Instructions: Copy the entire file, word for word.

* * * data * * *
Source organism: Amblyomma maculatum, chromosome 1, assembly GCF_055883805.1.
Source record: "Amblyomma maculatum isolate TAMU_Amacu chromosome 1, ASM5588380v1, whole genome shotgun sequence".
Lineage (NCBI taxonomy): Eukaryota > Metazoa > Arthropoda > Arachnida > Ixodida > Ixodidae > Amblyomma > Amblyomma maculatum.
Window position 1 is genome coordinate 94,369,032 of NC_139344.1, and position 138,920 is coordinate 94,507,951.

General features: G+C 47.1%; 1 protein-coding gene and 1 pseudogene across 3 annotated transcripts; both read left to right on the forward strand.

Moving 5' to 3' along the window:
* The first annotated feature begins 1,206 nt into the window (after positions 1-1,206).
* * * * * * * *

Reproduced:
Source organism: Amblyomma maculatum, chromosome 1, assembly GCF_055883805.1.
Source record: "Amblyomma maculatum isolate TAMU_Amacu chromosome 1, ASM5588380v1, whole genome shotgun sequence".
Lineage (NCBI taxonomy): Eukaryota > Metazoa > Arthropoda > Arachnida > Ixodida > Ixodidae > Amblyomma > Amblyomma maculatum.
Window position 1 is genome coordinate 94,369,032 of NC_139344.1, and position 138,920 is coordinate 94,507,951.

General features: G+C 47.1%; 1 protein-coding gene and 1 pseudogene across 3 annotated transcripts; both read left to right on the forward strand.

Moving 5' to 3' along the window:
* The first annotated feature begins 1,206 nt into the window (after positions 1-1,206).